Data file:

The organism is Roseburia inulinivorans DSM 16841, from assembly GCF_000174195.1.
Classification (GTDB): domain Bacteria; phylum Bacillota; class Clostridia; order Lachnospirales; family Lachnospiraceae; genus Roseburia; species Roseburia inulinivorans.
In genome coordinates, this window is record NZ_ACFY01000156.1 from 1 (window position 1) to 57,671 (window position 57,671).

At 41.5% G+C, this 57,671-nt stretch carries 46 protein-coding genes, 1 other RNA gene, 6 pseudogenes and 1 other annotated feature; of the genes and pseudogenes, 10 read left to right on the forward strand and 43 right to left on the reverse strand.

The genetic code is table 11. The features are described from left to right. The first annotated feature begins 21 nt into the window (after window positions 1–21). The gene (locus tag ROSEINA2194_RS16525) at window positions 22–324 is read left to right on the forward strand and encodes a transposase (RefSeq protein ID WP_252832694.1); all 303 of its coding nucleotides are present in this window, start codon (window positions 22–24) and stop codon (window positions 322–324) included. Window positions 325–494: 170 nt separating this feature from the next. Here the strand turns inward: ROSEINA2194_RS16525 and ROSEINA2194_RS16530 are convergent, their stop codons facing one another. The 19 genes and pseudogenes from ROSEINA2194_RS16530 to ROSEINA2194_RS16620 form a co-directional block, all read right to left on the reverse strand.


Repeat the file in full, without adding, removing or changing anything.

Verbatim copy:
The organism is Roseburia inulinivorans DSM 16841, from assembly GCF_000174195.1.
Classification (GTDB): domain Bacteria; phylum Bacillota; class Clostridia; order Lachnospirales; family Lachnospiraceae; genus Roseburia; species Roseburia inulinivorans.
In genome coordinates, this window is record NZ_ACFY01000156.1 from 1 (window position 1) to 57,671 (window position 57,671).

At 41.5% G+C, this 57,671-nt stretch carries 46 protein-coding genes, 1 other RNA gene, 6 pseudogenes and 1 other annotated feature; of the genes and pseudogenes, 10 read left to right on the forward strand and 43 right to left on the reverse strand.

The genetic code is table 11. The features are described from left to right. The first annotated feature begins 21 nt into the window (after window positions 1–21). The gene (locus tag ROSEINA2194_RS16525) at window positions 22–324 is read left to right on the forward strand and encodes a transposase (RefSeq protein ID WP_252832694.1); all 303 of its coding nucleotides are present in this window, start codon (window positions 22–24) and stop codon (window positions 322–324) included. Window positions 325–494: 170 nt separating this feature from the next. Here the strand turns inward: ROSEINA2194_RS16525 and ROSEINA2194_RS16530 are convergent, their stop codons facing one another. The 19 genes and pseudogenes from ROSEINA2194_RS16530 to ROSEINA2194_RS16620 form a co-directional block, all read right to left on the reverse strand.